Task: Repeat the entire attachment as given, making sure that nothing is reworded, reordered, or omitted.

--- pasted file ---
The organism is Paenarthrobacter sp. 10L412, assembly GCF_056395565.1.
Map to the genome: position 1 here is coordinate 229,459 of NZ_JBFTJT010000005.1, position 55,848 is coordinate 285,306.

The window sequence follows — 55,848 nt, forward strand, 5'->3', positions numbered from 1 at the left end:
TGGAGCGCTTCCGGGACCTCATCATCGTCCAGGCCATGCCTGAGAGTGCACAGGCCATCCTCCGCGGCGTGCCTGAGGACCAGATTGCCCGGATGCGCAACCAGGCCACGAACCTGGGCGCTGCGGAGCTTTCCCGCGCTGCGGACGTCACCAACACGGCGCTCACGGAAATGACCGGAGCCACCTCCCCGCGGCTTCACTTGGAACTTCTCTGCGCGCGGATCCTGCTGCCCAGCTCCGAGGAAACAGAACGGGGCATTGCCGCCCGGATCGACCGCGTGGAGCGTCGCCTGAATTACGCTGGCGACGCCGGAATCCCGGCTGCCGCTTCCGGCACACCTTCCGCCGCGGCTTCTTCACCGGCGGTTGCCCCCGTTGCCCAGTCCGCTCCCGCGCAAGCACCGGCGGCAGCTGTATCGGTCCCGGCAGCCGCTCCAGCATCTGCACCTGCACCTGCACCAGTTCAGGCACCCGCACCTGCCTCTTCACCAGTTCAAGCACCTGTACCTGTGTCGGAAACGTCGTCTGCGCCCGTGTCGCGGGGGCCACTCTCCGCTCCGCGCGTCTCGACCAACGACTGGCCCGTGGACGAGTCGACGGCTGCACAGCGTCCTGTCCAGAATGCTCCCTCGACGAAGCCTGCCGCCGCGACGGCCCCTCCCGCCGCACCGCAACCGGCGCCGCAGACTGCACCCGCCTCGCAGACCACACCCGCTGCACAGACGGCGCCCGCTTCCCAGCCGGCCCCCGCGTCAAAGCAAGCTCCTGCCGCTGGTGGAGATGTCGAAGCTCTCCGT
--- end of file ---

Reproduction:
The organism is Paenarthrobacter sp. 10L412, assembly GCF_056395565.1.
Map to the genome: position 1 here is coordinate 229,459 of NZ_JBFTJT010000005.1, position 55,848 is coordinate 285,306.

The window sequence follows — 55,848 nt, forward strand, 5'->3', positions numbered from 1 at the left end:
TGGAGCGCTTCCGGGACCTCATCATCGTCCAGGCCATGCCTGAGAGTGCACAGGCCATCCTCCGCGGCGTGCCTGAGGACCAGATTGCCCGGATGCGCAACCAGGCCACGAACCTGGGCGCTGCGGAGCTTTCCCGCGCTGCGGACGTCACCAACACGGCGCTCACGGAAATGACCGGAGCCACCTCCCCGCGGCTTCACTTGGAACTTCTCTGCGCGCGGATCCTGCTGCCCAGCTCCGAGGAAACAGAACGGGGCATTGCCGCCCGGATCGACCGCGTGGAGCGTCGCCTGAATTACGCTGGCGACGCCGGAATCCCGGCTGCCGCTTCCGGCACACCTTCCGCCGCGGCTTCTTCACCGGCGGTTGCCCCCGTTGCCCAGTCCGCTCCCGCGCAAGCACCGGCGGCAGCTGTATCGGTCCCGGCAGCCGCTCCAGCATCTGCACCTGCACCTGCACCAGTTCAGGCACCCGCACCTGCCTCTTCACCAGTTCAAGCACCTGTACCTGTGTCGGAAACGTCGTCTGCGCCCGTGTCGCGGGGGCCACTCTCCGCTCCGCGCGTCTCGACCAACGACTGGCCCGTGGACGAGTCGACGGCTGCACAGCGTCCTGTCCAGAATGCTCCCTCGACGAAGCCTGCCGCCGCGACGGCCCCTCCCGCCGCACCGCAACCGGCGCCGCAGACTGCACCCGCCTCGCAGACCACACCCGCTGCACAGACGGCGCCCGCTTCCCAGCCGGCCCCCGCGTCAAAGCAAGCTCCTGCCGCTGGTGGAGATGTCGAAGCTCTCCGT